My Love/Hate Relationship with Holidays

Jean

My Love/Hate Relationship with Holidays

Jean
christmas-20644_640As a kid and young adult, I loved holidays. I loved decorating, baking, and wrapping gifts. Thanksgiving meant lots of great food at Grandma’s house followed by the adults playing cards and lots and lots of laughter. (My mother would laugh until tears rolled down her cheeks at the stories told by her two younger sisters.) My multi-talented grandmother would engage my older sister and I in making season appropriate placecards for the nicely decorated tables. At Christmas she made homemade peanut brittle and toffee to die for. Christmas celebrations included gathering around the piano and singing carols with my siblings, aunts and cousins. In many ways, our family celebrations could have been a Rockwell painting.

I don’t remember ever witnessing any discourse or tension among adults. There was never alcohol at any of these celebrations. It just wasn’t a part of family gatherings, ever.

I married into a family where it became apparent that FIL was alcoholic and some of my (9) sibling-in-laws also developed problems. Gatherings in this family were filled with sarcastic humor at another’s expense and lots of chaos in a tiny house with ever growing numbers of grandchildren. Eventually it moved into a rented hall.

Fast forward to my divorce after 18 years of marriage. Holidays became very painful. My ex had custody of the kids (ages 15 and 17 then) and to keep him happy, everyone knew you have to do what he wants or there was hell to pay. (I knew my ex would lie to them but it wasn't until years later that I found out how horrible the lies, including telling my daughter that I never wanted her.) My son cut me out of his life--totally--for nearly 10 years. My daughter initially told me what a horrible mother I was and lashed out massively. I think they knew in their guts that no matter how horribly they treated me, that I loved them unconditionally. It was safe to lash out at me.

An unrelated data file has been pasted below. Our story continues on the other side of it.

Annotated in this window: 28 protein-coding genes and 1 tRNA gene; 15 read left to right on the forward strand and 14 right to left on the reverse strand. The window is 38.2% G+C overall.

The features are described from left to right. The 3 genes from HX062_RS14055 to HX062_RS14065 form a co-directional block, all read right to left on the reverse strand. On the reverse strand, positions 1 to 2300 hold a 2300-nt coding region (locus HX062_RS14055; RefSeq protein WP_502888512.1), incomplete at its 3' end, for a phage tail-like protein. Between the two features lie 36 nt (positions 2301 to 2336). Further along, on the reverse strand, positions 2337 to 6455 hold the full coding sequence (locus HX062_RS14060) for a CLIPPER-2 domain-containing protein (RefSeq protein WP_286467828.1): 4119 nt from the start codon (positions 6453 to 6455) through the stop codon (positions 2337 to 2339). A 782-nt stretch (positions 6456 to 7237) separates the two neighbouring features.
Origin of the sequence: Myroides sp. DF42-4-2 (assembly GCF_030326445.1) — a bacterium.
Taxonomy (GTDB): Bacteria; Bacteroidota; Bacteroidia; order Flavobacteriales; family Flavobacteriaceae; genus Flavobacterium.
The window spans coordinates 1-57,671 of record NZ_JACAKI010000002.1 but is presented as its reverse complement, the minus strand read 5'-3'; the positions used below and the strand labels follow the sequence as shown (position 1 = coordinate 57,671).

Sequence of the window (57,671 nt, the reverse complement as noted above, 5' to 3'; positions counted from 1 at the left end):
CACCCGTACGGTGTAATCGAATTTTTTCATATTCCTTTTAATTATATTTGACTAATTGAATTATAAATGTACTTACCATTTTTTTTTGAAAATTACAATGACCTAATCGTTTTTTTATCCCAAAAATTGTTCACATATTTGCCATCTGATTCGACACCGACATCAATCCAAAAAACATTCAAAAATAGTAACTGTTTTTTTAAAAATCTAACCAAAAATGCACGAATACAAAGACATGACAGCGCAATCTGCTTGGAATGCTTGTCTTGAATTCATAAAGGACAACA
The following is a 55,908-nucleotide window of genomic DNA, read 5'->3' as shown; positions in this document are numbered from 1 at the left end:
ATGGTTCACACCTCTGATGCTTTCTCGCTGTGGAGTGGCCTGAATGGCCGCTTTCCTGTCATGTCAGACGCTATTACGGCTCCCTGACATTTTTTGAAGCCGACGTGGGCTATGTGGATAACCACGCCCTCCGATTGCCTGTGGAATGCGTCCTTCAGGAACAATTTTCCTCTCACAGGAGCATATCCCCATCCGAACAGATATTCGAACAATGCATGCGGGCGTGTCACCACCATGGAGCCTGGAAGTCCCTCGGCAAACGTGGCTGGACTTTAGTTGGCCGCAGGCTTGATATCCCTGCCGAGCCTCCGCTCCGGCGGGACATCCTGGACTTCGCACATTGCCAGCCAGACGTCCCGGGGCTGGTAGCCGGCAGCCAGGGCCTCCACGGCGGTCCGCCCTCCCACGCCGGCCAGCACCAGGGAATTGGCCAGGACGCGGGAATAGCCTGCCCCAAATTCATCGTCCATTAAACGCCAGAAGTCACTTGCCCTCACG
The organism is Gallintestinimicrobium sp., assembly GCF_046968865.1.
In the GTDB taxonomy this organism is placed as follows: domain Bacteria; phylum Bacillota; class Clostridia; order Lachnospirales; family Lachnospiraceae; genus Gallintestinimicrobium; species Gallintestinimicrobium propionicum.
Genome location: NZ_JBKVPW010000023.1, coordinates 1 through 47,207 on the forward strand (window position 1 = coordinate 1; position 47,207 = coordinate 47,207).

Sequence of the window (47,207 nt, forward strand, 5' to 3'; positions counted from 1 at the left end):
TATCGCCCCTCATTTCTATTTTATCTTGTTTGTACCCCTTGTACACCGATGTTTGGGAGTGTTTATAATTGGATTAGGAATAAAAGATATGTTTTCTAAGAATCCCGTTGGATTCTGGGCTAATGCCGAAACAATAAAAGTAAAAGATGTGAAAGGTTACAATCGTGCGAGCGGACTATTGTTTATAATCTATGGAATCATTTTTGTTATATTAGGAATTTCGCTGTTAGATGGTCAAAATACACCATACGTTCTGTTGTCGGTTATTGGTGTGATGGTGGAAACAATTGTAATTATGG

My daughter started seeing her dad in a different light once out of the house and in college. Our relationship is now very good. (She has really struggled with her relationship with her dad, and it was/is so painful to watch her watch walk down a similar path I had been through with him.) After 10 years, one day my son showed up at my apartment, as if nothing had ever happened, to show me the engagement ring he just bought for his girlfriend (who I knew nothing of). That was the way he invited me back into his life. We've never talked about those past years. My daughter and I have talked a lot.

My kids for years, and somewhat still today, cater to dad's desires. So I have always taken a backseat and worked around any holiday plans they have with their dad or in-laws. I didn’t want to add to the stress and demands. So I just would hope to get a chance to see them.

Enter the caregiving years. My choice of moving in with P. and his mom to care for her added to the difficult holidays. My ability to travel was limited both because of finances and caregiving issues. This house was not suitable for entertaining. (That’s a whole story about MIL’s hoarding.)

I hate when people ask, “How was your holiday.” Most holidays in the past several years have been me, P and his mom, just like any other day of the week. (P has no kids, siblings or close relative left.) Somehow it made it easier to just ignore the holidays. (Besides, how do you decorate a hoarders house? There was, however, enough decorations for several houses in the basement along with ample paper and ribbon to supply a wrapping station in the mall.) In the past I could use caregiving as an explanation/excuse to others for not traveling to see family during the holidays. I had to take care of bedridden MIL, which after all was true.

My visions of being a grandmother in a house full of family and laughter well, just isn’t. (That is what I imagine happens at my ex’s and kid's stepmom's house.) Although my relationships with both my kids are now good, I still have remnants of the past that flare up every holiday season and are quite painful.

I heard a quote yesterday:

“We must be willing to let go of the life we planned so as to have the life that is waiting for us.”
― Joseph Campbell

In some ways I have been making progress in letting go of my vision of grandmother’s house. It is hard though. And the holidays bring pain of other losses. It’s a reminder of those former carees/loved ones who have died: my dad, my mom, P’s parents and, more recently, my best friend of 30 years. Their absence is more intense.

I need to embrace the freedom from caregiving. I need to stop being afraid of rejection. I need to stop hoping I will get an invitation. I need to let go of the fear that if I invite them, they won't have time for me. That was the past. I need to get this house in shape for company, I need to create new traditions and memories. I need to move on. I want to love holidays again.

But it is hard and sometimes just really, really hurts.